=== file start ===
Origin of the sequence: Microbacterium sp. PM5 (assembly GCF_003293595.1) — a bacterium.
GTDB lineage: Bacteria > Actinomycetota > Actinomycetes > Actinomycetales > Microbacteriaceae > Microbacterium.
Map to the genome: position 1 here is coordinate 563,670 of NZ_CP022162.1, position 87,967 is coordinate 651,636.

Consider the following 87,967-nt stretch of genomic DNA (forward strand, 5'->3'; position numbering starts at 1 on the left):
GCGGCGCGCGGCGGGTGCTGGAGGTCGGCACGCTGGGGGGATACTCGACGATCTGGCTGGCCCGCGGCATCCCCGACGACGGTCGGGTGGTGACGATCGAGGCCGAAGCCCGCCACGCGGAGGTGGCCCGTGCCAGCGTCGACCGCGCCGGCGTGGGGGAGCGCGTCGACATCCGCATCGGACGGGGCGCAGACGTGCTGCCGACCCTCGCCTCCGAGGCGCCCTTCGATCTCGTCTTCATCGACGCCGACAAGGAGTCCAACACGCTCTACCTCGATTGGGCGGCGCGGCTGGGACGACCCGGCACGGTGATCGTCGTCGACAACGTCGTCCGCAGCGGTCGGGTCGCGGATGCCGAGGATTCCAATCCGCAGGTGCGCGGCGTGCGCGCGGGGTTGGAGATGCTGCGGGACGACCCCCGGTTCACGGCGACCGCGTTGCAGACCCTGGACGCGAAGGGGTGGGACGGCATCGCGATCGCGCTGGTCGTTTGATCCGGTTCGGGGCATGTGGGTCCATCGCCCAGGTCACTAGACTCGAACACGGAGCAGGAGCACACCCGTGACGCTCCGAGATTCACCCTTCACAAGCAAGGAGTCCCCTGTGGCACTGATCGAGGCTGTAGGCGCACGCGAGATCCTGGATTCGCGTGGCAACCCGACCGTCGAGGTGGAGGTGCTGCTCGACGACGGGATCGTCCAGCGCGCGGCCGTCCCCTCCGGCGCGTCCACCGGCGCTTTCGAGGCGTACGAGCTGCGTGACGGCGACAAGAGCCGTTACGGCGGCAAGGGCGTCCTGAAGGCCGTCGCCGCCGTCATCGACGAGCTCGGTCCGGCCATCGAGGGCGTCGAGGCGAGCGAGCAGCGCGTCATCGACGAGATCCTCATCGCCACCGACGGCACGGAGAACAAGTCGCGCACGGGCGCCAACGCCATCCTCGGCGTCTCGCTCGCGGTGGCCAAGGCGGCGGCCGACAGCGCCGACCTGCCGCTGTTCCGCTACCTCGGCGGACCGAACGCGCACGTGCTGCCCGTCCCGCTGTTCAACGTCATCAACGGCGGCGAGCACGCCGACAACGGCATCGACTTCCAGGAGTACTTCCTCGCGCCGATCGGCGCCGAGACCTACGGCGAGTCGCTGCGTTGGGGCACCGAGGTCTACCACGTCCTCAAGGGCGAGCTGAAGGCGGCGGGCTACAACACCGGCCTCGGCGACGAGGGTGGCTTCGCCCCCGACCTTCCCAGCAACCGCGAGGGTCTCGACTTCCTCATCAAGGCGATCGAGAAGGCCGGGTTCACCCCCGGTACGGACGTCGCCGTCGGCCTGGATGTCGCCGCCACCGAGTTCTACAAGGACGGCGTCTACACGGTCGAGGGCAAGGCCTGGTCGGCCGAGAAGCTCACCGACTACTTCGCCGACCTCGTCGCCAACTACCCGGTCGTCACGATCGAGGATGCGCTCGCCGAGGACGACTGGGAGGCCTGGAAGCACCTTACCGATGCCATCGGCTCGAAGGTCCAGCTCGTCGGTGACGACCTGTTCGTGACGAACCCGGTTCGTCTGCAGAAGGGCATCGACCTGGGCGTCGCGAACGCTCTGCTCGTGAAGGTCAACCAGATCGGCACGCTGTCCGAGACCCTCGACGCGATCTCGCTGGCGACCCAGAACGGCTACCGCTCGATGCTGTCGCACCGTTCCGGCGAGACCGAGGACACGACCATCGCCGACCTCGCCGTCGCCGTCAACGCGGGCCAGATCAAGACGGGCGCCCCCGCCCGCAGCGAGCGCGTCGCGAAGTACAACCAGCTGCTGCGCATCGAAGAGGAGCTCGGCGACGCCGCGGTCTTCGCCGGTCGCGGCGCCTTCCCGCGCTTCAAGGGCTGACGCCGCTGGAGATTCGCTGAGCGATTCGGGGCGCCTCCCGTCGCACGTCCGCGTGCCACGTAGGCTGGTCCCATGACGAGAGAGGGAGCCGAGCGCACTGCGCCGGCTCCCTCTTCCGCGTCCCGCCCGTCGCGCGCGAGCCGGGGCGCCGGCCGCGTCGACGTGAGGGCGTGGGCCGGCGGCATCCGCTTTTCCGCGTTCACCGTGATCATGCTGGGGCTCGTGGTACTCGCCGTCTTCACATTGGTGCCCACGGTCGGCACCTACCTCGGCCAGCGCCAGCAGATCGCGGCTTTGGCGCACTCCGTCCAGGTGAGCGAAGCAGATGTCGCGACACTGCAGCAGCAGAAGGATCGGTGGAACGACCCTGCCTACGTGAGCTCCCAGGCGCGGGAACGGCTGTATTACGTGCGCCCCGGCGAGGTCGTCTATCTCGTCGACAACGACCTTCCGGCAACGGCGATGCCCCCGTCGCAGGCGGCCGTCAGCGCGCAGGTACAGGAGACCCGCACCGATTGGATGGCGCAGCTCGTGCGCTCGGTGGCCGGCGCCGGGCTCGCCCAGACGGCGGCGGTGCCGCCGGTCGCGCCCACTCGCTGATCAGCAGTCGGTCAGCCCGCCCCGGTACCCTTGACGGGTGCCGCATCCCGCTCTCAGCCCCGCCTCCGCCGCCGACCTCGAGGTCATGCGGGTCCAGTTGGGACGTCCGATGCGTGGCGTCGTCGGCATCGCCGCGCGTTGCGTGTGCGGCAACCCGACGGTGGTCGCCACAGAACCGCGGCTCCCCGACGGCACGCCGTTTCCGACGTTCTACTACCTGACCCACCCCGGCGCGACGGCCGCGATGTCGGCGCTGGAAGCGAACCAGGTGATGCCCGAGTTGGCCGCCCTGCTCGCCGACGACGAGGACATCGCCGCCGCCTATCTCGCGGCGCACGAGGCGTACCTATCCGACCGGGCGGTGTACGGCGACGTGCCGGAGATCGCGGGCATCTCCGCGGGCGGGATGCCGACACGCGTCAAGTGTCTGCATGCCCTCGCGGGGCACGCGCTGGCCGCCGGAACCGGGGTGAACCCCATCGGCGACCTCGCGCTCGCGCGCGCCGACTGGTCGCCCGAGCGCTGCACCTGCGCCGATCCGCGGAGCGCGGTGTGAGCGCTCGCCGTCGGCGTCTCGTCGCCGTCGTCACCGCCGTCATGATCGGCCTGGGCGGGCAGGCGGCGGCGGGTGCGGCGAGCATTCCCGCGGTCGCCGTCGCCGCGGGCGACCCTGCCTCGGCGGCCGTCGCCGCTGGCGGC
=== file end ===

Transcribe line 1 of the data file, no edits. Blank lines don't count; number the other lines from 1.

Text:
Origin of the sequence: Microbacterium sp. PM5 (assembly GCF_003293595.1) — a bacterium.